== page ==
Are deer crossing the road at night? Is there a pack of cars approaching from behind, traveling 20 miles or more over the speed limit? Is someone moving out from the parking space directly behind mine as I attempt to back out? Is a bicyclist going to swerve from the sidewalk into the street? Paying attention to "background" visual components while driving is a major factor in avoiding accidents.
Electronic billboards would add visual disturbance to the driving landscape while making driving more hazardous. A non-electronic billboard may attract the driver's attention only when there are few driving distractions, but an electronic billboard (or a vehicle with changing electronic signage) is intended to be distracting. In the interest of safety, I urge Durham not to allow electronic signs.
Debbie Rubin Williams
Letter: No bright billboards
Herald-Sun, 28 Dec 2008
Old West Durham has everything that is good about a neighborhood. Everyone is welcome. There is a spirit of kindness and giving. Adults and kids walk together through the neighborhood, kids ride their bikes, and if you need help, there is always someone to lend a hand.
We all worked hard to make the neighborhood beautiful, we fixed up our houses, and planted trees and flowers. We share flowers from our garden and figs from our tree. There is a red-tailed hawk that lives our oak tree and an owl that sometimes visits at night.
It makes me so sad to hear that the billboard industry is trying to place bright flashing billboards near our Old West Durham neighborhood. This will destroy the peacefulness of our neighborhood at night. We have worked hard to make our neighborhood a good place for children and families. We don't need flashing lights in our bedrooms and the bedrooms of our children.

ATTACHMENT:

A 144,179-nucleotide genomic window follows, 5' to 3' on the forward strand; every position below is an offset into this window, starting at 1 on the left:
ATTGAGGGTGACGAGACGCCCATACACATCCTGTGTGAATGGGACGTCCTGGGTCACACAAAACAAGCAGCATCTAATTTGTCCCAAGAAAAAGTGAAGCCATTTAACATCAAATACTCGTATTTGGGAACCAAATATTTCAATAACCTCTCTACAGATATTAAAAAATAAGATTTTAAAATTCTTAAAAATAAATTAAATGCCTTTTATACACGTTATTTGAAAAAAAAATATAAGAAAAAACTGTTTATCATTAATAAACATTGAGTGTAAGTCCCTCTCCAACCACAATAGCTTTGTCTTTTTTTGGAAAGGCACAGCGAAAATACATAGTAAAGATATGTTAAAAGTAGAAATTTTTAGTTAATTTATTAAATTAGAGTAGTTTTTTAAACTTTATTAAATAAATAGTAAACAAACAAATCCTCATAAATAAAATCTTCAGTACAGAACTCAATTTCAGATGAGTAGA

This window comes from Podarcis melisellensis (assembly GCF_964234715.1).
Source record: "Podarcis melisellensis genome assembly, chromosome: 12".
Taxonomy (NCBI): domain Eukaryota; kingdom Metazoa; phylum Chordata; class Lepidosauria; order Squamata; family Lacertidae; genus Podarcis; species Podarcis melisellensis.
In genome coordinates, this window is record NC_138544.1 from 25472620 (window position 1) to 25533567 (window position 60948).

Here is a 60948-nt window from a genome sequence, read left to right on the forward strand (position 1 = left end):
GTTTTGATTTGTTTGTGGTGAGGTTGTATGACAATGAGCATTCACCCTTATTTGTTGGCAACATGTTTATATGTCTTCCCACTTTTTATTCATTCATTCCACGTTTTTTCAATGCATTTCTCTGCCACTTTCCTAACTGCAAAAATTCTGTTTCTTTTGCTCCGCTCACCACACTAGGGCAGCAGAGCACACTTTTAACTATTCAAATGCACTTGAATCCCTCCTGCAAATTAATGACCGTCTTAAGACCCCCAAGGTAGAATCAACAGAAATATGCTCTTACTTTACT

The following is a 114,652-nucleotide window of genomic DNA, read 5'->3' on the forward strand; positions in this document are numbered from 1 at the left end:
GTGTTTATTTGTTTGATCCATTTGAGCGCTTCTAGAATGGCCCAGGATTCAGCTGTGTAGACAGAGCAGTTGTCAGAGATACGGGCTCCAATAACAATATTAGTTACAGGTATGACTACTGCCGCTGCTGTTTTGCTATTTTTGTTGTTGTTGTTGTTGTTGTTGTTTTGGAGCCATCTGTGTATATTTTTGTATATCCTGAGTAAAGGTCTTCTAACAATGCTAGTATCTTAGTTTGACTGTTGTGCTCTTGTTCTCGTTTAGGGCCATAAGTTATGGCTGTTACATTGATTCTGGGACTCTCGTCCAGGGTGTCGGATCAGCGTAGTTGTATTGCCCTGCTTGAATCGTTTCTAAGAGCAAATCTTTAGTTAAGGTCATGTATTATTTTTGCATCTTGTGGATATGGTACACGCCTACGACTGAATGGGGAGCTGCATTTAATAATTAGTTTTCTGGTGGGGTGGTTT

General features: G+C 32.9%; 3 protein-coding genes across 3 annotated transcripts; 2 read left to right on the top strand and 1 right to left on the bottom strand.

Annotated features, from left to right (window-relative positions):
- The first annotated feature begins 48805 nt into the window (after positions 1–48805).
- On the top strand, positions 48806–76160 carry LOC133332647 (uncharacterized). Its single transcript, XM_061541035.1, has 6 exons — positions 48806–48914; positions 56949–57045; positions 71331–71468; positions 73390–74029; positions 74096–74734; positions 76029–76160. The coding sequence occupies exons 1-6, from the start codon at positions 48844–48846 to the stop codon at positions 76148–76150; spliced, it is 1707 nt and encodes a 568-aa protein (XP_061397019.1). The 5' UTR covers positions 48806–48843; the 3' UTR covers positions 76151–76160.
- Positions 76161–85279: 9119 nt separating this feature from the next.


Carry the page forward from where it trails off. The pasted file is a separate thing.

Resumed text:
Question of the Week: What do you think about the proposed digital billboards?
Herald-Sun editorial page, 31 Dec 2008
The following are representative responses posted on www.heraldsun.com to the Sunday Perspectives Question of the Week: "What do you think about the proposed digital billboards?"
Say no to bright, digital billboards
This does not seem to be in the best interest for our community. I like Durham descriptives such as grit, diversity, city of neighborhoods. Do we really need to know what the hottest Vodka brand is or where the best car deal can be had while driving down our streets? I vote NO to propaganda and bright, digital billboards. - Long time resident and neighbor.
I enjoy the skyline I see now from the Freeway as I drive to various destinations. Our skyline is something Durham's history can be proud of, and electric billboards would be a tacky distraction. I already hate all the alcohol and fatty food ads I have to see on my way out of the neighborhood I live in as is.
If your not supposed to watch DVD players in your car, electronic billboards along a street don't sound like a hot idea either. It's meant to take your eyes off the road and the science says that these ads succeed in doing that. Therefore, these electronic billboards have been shown to decrease safety along the roads they "grace".